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Demonstrators Rally for Fairness in Presidential Elections

Young Democrats' rally participants insisted their purpose was not to support a particular political party.

By Brook Corwin

Staff Writer

Republicans and Democrats marched along Franklin Street and through campus Saturday afternoon rallying for a single cause - fairness and democracy in the undecided presidential election.

But their definitions of such democracy and their methods of rallying differed greatly.

Coinciding with more than 100 similar rallies nationwide, about 30 students and local residents convened in the Pit to begin what was billed as a "Rally for Democracy" by the Young Democrats, who organized the event.

Most of the participants carried signs advocating a recount or a revote in Florida, but they insisted their cause transcended political party lines.

"It's not a matter of Democrats versus Republicans," said Rhea Worrell, a Chapel Hill resident and rally participant. "It is a matter of whether we can trust our electoral process."

Such a nonpartisan view was echoed by Young Democrats President Chris Brook as he addressed the sign-toting crowd. "We don't care who wins in Florida," he said. "We just want to know who really won in Florida."

But Justin Johnson, co-vice chairman for the College Republicans, said it was hypocritical on the part of those protesting to call the rally nonpartisan. "They call it a nonpartisan rally, but clearly it is partisan," he said. "Just try and find a (George W.) Bush supporter in that group. At least we're being honest by supporting Bush."

On the opposite side of the Pit, a smaller group composed mostly of the College Republicans quietly gathered with signs supporting Bush.

"We're here as a silent presence," Johnson said. "We want people to know that people still support George Bush."

After giving a short speech, Brook continued the rally by leading a march on Franklin Street. "We're not just going to give our message to campus," he said. "We're going to take our message to the community as a whole."

Behind them, the Republican group marched silently behind a 10-foot-by-5-foot Bush/Cheney sign.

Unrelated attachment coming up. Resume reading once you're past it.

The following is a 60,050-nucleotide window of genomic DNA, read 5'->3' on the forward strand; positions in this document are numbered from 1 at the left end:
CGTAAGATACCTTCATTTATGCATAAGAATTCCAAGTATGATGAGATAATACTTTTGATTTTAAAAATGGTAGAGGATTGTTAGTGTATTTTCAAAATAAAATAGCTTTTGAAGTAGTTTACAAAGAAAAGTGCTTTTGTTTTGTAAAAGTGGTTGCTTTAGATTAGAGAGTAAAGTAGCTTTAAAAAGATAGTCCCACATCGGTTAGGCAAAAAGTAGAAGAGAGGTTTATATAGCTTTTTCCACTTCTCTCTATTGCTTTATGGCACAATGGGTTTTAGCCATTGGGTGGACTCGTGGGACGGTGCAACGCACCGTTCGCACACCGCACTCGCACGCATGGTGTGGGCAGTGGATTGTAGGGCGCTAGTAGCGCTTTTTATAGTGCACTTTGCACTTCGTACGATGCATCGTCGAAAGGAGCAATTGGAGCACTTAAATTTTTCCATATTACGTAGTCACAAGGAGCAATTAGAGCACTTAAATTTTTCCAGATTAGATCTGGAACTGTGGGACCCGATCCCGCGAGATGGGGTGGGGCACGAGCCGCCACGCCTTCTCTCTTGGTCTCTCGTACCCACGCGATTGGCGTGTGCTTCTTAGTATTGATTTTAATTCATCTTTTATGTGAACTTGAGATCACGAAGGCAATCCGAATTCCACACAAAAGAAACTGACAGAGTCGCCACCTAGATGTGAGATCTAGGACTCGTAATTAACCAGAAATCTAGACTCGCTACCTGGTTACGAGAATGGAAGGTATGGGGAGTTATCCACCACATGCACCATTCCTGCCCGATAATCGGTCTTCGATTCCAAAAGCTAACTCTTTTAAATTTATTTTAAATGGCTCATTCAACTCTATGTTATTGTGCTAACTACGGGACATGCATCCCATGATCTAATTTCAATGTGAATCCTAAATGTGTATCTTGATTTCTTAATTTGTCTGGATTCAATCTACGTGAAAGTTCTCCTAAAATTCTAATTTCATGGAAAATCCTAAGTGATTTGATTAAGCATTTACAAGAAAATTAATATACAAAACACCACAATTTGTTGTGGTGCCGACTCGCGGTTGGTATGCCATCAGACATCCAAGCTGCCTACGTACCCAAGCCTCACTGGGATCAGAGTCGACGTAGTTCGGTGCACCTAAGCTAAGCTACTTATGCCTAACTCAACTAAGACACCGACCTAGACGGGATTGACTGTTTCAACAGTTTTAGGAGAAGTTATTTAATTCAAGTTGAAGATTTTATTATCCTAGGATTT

But when the chant changed to "Count the Votes! All the Votes!" Johnson answered by yelling, "Several times!"

"I just had to say that," he said with a smile.

Participant Erin Fornoff, a freshman from Asheville and member of the Young Democrats, said she didn't mind the Bush supporters and that she thought their cause should be the same as those rallying with the Young Democrats.

"(The Republicans) should want the recount, too," she said. "Even if Gore doesn't have more votes after a recount, the Bush presidency will be validated."

But Johnson said democracy will be served in the election without any recounts. "Mistakes will be made in Democratic and Republican counties, and those will cancel each other out."

As the march reached Franklin Street, Brook encouraged pedestrians to join the rally. "Put the latte down and come fight for democracy," he said as the group passed Starbucks Coffee.

Several pedestrians joined the march briefly, and further support was given by honking car horns and a crowd of students cheering for Al Gore out a second-story window of Peabody Hall.

The event was among hundreds of similar rallies held in 144 cities nationwide. After the march concluded, several participants drove to Raleigh to participate in another rally, albeit one with a lower turnout, at N.C. State University.

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Margaret Swezey, a Chapel Hill resident who marched at the UNC rally, said the combined efforts of all the rallies would send a strong message to those governing the counting procedures in Florida.

"It's a huge voicing of public opinion generated spontaneously and without leaders."

The University Editor can be reached at udesk@unc.edu.

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